In his big screen feature debut, The Vow Michael Sucsy deals with a bittersweet amnesia story which seems to be Nicholas Sparks’ The Notebook and ‘The Wedding’ rolled into one.
Based on a true story this is an achingly romantic tale of Leo, a young man who tries to woo back his young wife, Paige. The opening scenes project the two newlyweds emerging from an old cinema on an enchanting, showy night and getting rammed from behind by a truck. The accident leaves Paige flying through a windshield and in hospital, fighting for her life. While on her bedside Leo recalls their first meeting and the screen zooms to a flashback. Thought there is noting special about the romance, viewers are drawn towards the fun-filled scenes of how the lovebirds marry in a in a gallery of the Art Institute of Chicago where Paige is a student and are being chased out by the guards who were unaware that such an event is taking place.
Back in the present, peace is shattered when Paige’s long-absent parents enter the scene. They fuss around her and use Paige’s memory loss as an excuse to bring her back into their lives.
Paige remembers details about her life before Leo from studying law to her favourite eating habits. Her amnesia has a heartbreaking effect on Leo but proves to be a trump card for her parents who are hiding an ugly secret behind her back. This pull of the past sends her back into her family’s arms and Leo is made to look like the odd one out of the lot. Yet the isolated scenes unveil to the viewers how much Leo struggles with his emotions while keeping Paige’s interests at heart.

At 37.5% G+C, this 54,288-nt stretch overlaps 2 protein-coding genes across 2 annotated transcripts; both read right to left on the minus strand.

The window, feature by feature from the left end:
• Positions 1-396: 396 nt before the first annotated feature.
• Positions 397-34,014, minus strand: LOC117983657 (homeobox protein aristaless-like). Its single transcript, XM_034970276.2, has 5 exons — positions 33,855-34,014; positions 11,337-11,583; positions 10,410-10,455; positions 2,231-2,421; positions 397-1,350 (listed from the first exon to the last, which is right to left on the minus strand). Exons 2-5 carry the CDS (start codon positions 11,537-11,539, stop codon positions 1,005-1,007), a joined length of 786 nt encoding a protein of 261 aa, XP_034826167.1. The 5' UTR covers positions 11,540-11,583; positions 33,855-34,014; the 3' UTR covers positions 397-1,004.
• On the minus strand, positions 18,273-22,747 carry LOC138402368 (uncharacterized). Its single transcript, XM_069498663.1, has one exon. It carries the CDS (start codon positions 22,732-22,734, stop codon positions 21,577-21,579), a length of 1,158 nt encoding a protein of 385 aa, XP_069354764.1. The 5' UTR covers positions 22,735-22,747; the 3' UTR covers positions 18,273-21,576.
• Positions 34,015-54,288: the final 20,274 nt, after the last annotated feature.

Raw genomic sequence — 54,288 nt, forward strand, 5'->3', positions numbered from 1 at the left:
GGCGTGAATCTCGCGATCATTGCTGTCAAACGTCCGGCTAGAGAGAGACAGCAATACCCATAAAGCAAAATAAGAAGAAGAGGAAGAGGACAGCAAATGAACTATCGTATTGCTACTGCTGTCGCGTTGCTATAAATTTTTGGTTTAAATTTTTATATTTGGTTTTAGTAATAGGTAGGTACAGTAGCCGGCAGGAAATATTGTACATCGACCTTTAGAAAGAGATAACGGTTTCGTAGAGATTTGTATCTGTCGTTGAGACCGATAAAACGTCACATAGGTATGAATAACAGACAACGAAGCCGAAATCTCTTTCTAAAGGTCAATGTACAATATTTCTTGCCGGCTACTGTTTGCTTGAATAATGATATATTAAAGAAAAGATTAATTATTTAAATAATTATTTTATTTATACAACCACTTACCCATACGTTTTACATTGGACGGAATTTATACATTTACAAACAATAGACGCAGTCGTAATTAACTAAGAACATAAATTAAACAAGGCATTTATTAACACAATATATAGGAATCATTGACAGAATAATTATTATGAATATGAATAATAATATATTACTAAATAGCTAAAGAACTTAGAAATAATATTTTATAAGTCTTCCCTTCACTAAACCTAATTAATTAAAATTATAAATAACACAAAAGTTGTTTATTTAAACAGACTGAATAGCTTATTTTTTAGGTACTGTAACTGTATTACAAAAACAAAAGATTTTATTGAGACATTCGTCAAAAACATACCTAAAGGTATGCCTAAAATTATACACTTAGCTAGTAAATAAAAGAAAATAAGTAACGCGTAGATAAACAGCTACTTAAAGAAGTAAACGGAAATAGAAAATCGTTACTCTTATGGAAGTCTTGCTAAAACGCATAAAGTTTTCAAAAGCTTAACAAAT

At times the ‘I need to make my wife fall in love with me again’ theme of the movie reminds you of Sparks’ well loved novel The Wedding because both deal with the emotional side of the man rather than the woman. They project that though guys do not openly express their feelings, they too undergo trauma in matters connected with the heart. The movie’s screenplay is no masterpiece. Abby Kohn, Marc Silverstein and director Sucsy should have worked on the script to keep the roles balanced and the scenes in place but the lead pair makes it an appealing picture to watch.
Despite his macho appearance, Channing Tatum manages to stir up emotions in the viewers as the hopelessly romantic Leo. This time he manages to pull off the act which he failed in 2010’s Dear John. His performance is as convincing and good as the vow Leo has made to his ladylove.
Rachel McAdams is the real star of The Vow. She charms all with her curious yet fearful glances, projecting the look of a lost kitten. Between the two they manage to set the screen alight with chemistry so that one almost wonders how Paige could possibly imagine herself to still be in love with her high school crush, Jeremy, rather than Leo.
The Vow is one of those rare movies which manages to capture the good old sensation of what it is to actually like ro be in love. All else matters when lovers are together and though the path maybe long, their love will conquer all obstacles.
Daily News - Ruwini JAYAWARDANA